The other St. Louis housing projects remained relatively occupied through the 1980’s in spite of problems of poverty, crime, and lax health care services. So, many black people and poor people were forced to live in bad housing. There was the 1955 urban renewal bond issue. It totaled more than $110 million. The bonds provided funds to purchase land to build three expressways into downtown St. Louis. It evolved into Interstate 64, Interstate 70, and Interstate 44. In 1967, the highway only Poplar Street Bridge opened to move traffic from all three expressways over the Mississippi River. The openings of the Arch in 1965 and the bridge in 1967 were accompanied by the opening of a new stadium for the St. Louis Cardinals. The Cardinals moved into Busch Memorial Stadium early in the 1966 season. Construction of the stadium required the demolition of Chinatown, St. Louis, ending the large presence of a decades-old presence of a Chinese immigrant community. The city’s population decline since the 1920’s caused a government consolidation movement. The local government consolidated services. St. Louis didn’t annex new lands back during the pre-Great Depression era. Later, the attempts of consolidation included the Metropolitan Sewer District, a city–county water and sewer company formed in 1954. The next year, however, a city–county mass transit agency was rejected by voters, followed by a failed charter revision in 1955 that would have unified the city and the county. As the County population grew, local subdivisions began multiplying and incorporating into cities and towns, producing more than 90 separate municipalities by the 1960's. Regional planning advocates succeeded in the 1965 creation of the East–West Gateway Coordinating Council, a group given the power to approve or deny applications for federal aid from cities. St. Louis had its population peak in the early 1950’s with about 880,000 people. It declined by new highway construction, more automobile ownership, and more suburbanization. There was white flight that started in the late 1950’s and continued in the 1960’s plus the 1970’s.  The black population declined in size from 1968 to 1972 by nearly 20,000 residents, representing significant black out-migration from the city during the period.  Many Americans moved to suburban developments in St. Louis County like Ferguson.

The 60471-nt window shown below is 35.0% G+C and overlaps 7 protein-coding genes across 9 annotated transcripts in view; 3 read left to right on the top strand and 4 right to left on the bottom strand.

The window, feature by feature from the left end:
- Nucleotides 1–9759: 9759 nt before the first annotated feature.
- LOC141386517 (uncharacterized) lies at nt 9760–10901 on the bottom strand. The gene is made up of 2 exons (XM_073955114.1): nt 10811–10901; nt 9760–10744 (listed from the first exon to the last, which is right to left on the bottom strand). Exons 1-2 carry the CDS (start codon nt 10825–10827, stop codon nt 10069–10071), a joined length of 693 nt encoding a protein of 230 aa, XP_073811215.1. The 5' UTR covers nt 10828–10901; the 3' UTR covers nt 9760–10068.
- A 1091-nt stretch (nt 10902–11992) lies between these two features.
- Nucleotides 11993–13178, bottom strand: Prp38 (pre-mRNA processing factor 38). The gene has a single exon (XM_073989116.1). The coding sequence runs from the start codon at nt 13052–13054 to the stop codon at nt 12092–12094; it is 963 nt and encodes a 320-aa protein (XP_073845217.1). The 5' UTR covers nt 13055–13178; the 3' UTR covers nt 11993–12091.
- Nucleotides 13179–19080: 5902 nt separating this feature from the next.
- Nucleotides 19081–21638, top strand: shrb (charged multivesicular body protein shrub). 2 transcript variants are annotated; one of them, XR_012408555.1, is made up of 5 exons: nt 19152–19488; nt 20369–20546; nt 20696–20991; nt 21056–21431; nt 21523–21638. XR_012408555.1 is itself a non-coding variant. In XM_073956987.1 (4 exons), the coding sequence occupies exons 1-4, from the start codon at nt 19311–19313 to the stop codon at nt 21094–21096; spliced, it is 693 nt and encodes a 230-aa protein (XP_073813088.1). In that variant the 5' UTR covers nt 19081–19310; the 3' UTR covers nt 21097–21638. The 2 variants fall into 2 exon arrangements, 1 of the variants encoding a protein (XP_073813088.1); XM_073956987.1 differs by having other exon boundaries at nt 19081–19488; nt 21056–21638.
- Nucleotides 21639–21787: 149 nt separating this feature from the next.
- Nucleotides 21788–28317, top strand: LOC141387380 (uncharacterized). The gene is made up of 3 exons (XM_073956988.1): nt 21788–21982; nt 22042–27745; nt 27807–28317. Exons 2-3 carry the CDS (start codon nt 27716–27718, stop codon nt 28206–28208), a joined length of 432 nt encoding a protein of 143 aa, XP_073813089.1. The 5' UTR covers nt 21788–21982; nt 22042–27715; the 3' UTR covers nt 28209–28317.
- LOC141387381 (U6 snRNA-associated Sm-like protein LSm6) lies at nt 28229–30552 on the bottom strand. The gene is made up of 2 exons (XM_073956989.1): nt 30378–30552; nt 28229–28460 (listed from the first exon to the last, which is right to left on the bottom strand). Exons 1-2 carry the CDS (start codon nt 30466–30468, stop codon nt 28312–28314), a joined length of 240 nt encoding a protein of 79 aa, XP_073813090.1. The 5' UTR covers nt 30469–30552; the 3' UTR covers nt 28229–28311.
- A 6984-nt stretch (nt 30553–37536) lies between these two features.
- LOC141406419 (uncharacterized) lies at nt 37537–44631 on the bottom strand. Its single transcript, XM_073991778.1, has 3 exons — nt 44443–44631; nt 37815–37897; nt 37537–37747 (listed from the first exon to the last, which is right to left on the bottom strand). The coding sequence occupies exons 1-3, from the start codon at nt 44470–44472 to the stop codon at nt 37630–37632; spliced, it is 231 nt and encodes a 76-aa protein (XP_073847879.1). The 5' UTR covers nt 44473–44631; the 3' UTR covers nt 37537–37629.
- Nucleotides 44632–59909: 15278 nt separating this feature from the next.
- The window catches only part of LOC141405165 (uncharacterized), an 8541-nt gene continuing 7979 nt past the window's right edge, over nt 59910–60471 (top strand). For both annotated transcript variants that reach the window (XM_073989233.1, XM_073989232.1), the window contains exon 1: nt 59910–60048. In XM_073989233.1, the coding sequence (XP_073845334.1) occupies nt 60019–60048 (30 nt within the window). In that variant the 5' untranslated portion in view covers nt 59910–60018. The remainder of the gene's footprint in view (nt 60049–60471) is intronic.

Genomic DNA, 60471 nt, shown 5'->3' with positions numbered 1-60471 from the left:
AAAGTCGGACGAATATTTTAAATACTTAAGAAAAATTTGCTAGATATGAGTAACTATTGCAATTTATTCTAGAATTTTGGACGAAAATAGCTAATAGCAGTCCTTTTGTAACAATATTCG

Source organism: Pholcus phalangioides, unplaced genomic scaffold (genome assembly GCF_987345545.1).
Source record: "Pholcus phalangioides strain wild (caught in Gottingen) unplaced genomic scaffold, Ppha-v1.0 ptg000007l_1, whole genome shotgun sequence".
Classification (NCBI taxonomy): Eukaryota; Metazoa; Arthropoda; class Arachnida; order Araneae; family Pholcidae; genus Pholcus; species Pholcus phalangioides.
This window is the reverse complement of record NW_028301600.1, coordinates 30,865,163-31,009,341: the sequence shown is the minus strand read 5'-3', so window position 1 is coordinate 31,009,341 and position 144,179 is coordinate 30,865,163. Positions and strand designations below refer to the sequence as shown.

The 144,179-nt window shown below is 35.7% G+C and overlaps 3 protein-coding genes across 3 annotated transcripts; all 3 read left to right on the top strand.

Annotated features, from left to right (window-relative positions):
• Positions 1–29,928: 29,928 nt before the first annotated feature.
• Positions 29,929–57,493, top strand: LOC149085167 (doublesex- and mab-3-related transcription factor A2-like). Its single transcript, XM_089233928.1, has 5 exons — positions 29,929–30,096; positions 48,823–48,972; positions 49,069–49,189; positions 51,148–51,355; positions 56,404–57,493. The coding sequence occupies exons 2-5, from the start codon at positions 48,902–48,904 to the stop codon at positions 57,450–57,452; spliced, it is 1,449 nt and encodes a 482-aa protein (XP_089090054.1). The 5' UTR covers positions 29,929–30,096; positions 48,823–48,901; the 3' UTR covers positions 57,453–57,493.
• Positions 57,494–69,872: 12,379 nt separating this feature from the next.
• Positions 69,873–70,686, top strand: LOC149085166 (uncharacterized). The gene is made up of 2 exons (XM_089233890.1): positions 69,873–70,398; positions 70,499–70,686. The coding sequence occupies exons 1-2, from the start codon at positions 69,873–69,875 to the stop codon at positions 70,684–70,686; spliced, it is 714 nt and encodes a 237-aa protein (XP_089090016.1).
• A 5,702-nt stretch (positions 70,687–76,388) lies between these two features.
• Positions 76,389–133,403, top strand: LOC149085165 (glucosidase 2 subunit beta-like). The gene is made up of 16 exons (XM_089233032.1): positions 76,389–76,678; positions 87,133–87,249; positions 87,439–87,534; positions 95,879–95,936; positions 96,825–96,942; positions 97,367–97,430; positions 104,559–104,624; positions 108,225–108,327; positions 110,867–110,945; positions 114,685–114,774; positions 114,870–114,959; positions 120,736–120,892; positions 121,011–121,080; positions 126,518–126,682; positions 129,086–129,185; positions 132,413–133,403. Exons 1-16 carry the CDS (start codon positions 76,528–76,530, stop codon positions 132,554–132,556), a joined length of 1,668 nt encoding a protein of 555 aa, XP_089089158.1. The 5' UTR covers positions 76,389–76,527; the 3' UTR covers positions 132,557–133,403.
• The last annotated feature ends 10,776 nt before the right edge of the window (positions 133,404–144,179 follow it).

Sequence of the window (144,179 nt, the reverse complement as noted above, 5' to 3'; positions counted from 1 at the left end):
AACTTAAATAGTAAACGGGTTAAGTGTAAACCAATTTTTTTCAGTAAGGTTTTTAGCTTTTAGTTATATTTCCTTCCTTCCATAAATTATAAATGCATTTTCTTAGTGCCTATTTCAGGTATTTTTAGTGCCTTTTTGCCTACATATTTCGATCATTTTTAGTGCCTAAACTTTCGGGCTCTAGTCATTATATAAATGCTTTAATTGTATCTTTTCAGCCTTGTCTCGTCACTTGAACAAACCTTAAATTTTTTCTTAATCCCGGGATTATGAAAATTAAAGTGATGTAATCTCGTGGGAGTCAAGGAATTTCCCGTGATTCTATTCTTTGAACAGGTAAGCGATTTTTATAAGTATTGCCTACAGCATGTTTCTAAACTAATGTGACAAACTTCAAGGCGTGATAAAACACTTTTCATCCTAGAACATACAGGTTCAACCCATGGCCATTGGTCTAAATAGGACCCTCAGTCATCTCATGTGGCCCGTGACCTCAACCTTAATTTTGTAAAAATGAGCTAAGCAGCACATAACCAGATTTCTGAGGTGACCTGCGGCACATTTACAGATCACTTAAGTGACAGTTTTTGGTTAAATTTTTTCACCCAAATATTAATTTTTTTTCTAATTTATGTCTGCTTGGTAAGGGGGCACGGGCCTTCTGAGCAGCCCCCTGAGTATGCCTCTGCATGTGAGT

From 1981 to 2000, St. Louis experienced massive changes. During the late 1970’s, urban decay was abundant. By 1980, it counted 435,000 people from 816,000 residents from 1940. Many buildings and homes were left to rot. There was pollution and industries languishing by 1980. Then, there was the election of  Vincent Schoemehl as the city's youngest mayor ever in 1981. He had to deal with rustbelt city issues. Its economic base was crumbling. Schoemehl developed 2 projects early in his three terms in office. He wanted to help St. Louis with these plans: Operation Brightside provided city beautification through plantings and graffiti cleanup. Schoemehl also instituted a safety program to address crime, known as Operation SafeStreet, which blocked access to certain through streets and provided low-cost security measures to homeowners. Crime declined starting in 1984, and despite a small resurgence in 1989, continued to decline through the 1990’s. De jure segregation is banned in St. Louis public schools by 1954 via the Brown v. Board of Education decision. St. Louis area educators did try to use slick tactics in trying to ensure de facto segregation during the 1960’s. By the 1970’s, there was a lawsuit that fought against de facto segregation. This led to a 1983 settlement agreement. The agreement allowed St. Louis County school districts to accept black students from the city on a voluntary basis. State funds were used to transport students to provide for an integrated education. The agreement also called for white students from the county to voluntarily attend city magnet schools, in an effort to desegregate the City's remaining schools.  Despite opposition from state and local political leaders, the plan significantly desegregated St. Louis schools. In 1980, 82 percent of black students in the city attended all-black schools, while in 1995, only 41 percent did so. During the late 1990's, the St. Louis voluntary transfer program was the largest such program in the United States, with more than 14,000 enrolled students. There was a renewed agreement in 1999. This allowed all but one of the St. Louis County districts agreed to continue their participation, albeit with an opt-out clause that allowed districts to reduce the number of incoming transfer students starting in 2002. In addition, districts have been permitted to reduce available seats in the program. Since 1999, districts have reduced availability by five percent annually. A five-year extension of the voluntary transfer program was approved in 2007, and another five-year extension was approved in 2012, allowing new enrollments to take place through the 2018–2019 school year in participating districts. Critics of the transfer program note that most of the desegregation under the plan is via transfer of black students to the county rather than transfer of white students to the city. Another criticism has been that the program weakens city schools by removing talented students to county schools. Despite these issues, the program will continue until all transfer students reach graduation; with the last group of transfer students allowed to enroll in 2018–2019, the program will end after the 2030–2031 school year.